inFact: Nuclear Energy Some say nuclear energy is ready to make a comback; some say it's still too dangerous. How do you know which to believe? http://infactvideo.com/
Nuclear reactors have gone through 70 years of development. After the prototype Generation 1 reactors, like Chernobyl, the world went to Generation 2, which included a lot of safety improvements. Generation 3 reactors being built now have fundamental improvements: Designs where the reaction can't be sustained if anything goes wrong. Generation 4, now being planned, will be safer and cleaner than anyone could have dreamed 20 years ago.
But some people see only the problems of the past, rather than the promise of the future. Opposition to nukes is one reason we're not all driving around today in electric cars.
At Three Mile Island in 1979, a valve broke, and some coolant leaked into a container designed for that purpose. No one was injured. Within the industry, Three Mile Island was regarded as a shining example of how well the safety systems work. Unfortunately, The China Syndrome, a movie about a nuclear accident, had come out only 12 days before; and the public's perception was that nuclear energy was too dangerous.
In all of history, there's been exactly one civilian nuclear accident in which anyone was hurt: Chernobyl, in 1986. It was the oldest reactor operating, decades obsolete. One faction wanted to try a dangerous test; another faction disabled some safety systems to prevent it; and then the shift ended and everyone went home. The new shift weren't told anything was happening until it was too late. Read about it, it's staggering, you don't know whether to laugh or cry.
Within a few months, 56 people had died from radiation, and it's projected that as many as 4,000 may eventually die. But in the United States alone, 50-60,000 people die every year from lung cancer caused by air pollution from coal and oil burning power plants. We would need a Chernobyl meltdown every three weeks just to match the ongoing US death toll we've chosen by clinging to our current fossil fuel system.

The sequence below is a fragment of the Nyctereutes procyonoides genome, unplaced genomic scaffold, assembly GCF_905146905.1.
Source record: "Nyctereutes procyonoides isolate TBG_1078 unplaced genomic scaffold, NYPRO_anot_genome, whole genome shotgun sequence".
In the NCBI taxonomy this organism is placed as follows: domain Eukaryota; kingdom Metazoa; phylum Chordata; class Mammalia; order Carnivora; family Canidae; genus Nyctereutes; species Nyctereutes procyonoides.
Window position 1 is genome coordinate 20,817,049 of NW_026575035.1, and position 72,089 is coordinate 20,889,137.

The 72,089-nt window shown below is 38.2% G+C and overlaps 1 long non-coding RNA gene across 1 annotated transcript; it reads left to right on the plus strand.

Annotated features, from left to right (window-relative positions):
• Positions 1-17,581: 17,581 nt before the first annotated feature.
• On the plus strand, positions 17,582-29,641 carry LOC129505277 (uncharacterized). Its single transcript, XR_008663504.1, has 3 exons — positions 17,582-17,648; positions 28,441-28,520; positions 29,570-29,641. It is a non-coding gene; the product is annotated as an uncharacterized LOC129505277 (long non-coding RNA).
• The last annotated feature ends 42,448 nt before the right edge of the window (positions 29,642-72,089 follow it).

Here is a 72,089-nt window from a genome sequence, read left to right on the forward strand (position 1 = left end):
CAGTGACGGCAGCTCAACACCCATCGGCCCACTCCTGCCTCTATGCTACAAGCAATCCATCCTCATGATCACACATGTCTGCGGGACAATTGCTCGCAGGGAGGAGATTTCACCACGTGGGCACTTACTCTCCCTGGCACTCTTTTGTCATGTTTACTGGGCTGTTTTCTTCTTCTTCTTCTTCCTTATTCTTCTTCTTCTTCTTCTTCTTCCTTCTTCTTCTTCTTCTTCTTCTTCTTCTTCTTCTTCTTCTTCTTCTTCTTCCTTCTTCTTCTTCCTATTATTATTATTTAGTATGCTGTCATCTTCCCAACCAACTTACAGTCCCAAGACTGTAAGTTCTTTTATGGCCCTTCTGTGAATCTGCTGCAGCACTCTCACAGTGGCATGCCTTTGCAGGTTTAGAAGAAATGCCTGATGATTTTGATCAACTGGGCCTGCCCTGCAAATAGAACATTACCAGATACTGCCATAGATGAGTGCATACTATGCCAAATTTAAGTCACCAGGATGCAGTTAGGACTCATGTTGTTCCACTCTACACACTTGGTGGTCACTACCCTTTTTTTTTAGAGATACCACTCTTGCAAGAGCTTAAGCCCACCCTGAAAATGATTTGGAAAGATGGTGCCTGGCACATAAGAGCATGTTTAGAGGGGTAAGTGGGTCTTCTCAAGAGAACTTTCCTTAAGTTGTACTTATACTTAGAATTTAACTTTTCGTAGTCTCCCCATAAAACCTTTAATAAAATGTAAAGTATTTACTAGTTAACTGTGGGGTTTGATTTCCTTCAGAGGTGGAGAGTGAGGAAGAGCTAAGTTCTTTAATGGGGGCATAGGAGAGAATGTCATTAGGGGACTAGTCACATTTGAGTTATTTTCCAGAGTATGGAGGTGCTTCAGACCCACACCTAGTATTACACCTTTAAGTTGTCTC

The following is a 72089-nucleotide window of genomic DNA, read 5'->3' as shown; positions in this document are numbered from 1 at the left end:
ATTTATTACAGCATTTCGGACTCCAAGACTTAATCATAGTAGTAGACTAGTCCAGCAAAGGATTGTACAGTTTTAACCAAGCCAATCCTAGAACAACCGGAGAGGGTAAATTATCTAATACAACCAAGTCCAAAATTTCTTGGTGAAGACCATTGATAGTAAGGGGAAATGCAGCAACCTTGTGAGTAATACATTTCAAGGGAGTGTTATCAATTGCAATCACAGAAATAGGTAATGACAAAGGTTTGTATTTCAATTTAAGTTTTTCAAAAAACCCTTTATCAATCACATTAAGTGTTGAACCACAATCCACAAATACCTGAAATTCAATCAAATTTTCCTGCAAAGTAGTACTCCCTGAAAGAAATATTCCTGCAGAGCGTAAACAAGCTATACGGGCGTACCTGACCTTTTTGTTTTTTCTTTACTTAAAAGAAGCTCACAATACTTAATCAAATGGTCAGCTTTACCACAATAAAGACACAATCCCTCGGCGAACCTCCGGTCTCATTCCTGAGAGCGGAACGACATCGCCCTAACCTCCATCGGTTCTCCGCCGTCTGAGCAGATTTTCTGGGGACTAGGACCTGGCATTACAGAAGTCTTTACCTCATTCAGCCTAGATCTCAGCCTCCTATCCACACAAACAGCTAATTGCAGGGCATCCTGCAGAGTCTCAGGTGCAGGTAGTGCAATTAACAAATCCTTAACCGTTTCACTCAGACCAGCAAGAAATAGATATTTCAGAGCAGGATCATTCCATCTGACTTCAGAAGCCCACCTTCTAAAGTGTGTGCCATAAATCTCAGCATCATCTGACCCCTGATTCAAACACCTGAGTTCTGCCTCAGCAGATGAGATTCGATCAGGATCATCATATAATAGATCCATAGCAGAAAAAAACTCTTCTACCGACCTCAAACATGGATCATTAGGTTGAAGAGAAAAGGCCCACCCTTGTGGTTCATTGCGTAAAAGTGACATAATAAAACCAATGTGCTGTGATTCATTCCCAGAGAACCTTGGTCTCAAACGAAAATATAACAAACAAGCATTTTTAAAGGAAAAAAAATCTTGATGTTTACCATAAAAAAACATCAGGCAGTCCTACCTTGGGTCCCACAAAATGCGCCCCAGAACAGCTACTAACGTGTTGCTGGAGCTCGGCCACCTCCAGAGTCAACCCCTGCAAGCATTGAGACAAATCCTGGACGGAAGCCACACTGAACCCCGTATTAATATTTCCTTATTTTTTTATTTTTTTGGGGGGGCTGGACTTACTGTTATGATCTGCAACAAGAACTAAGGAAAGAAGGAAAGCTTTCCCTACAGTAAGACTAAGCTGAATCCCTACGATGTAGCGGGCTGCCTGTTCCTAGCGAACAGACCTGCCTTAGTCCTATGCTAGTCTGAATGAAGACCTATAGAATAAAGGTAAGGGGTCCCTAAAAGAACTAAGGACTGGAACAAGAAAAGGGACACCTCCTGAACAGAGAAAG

But isn't nuclear waste just as bad? Yes, it's bad, but lobbying against future plants won't make the existing waste go away. Generation 3 and 4 reactors produce almost no high level waste, and what they do create is recyclable. We've already created most of the nuclear waste the world will ever see.
Look to the future. Look to the facts and the science, and make an informed choice.
inFact: Cleansing Diets It seems nearly all your friends are doing special cleansing diets. Should you do one too? http://infactvideo.com
Cleansing diets are a food fad that?s been around for decades, from the Hollywood 48-Hour Miracle Diet, to lemon & maple syrup concoctions, to today?s absurdly overpriced high-sugar fruit smoothie drinks that you buy an in impressively multi-colored, day-specific pack.
Notice that accredited healthcare providers like medical doctors and dietitians never recommend that you buy these cleansing products ? they recommend the most basic (and free) health advice of all: eat right and get some exercise. It?s only the unaccredited, unlicensed tradespeople like nutritionists and yoga teachers who will advise you to buy cleansing products ? and not surprisingly, will often sell them to you themselves.
Why don?t doctors advise cleansing for general health? Because there is no such thing in medical or dietetic science. The idea that toxic substances from a normal diet build up in your body and cause health problems is a fantasy invented by marketers. Proof: Humans and animals all exist fine, and have for millions of years, without these products. We have perfectly functioning systems already built in: kidneys and livers. The technical medical terms for detoxification are ?poop? and ?pee?.
Make no mistake: These are nothing more than trendy snake oil products that use sciencey-sounding language to take advantage of gullible people who have disposable income.
A lot of disposable income. In the United States alone, high-end boutique cleansing juices are a $60 billion industry. The main demographic is healthy, educated, young women ? exactly the same target demographic as high end fashion and cosmetics. Make no mistake. Cleansing is a trendy fashion statement; it?s got nothing to do with your health.
That?s why the marketing claims are medically meaningless: ?ridding the body of toxins? without ever identifying what these alleged toxins might be; or ?boosting the immune system?, which if it were medically possible, would mean giving you an autoimmune disease, where your body?s overactive immune system begins attacking your own normal healthy cells.
This is a change in diet that you?re going to do for a week at most, so it?s not going to affect your overall long-term health in the slightest. But if you really want to do, or if you just want to go on a one-week weight-loss binge, don?t throw your money away. Have yourself a couple pieces of fruit and a multivitamin each day, and you?re getting a virtually identical fast for next to nothing.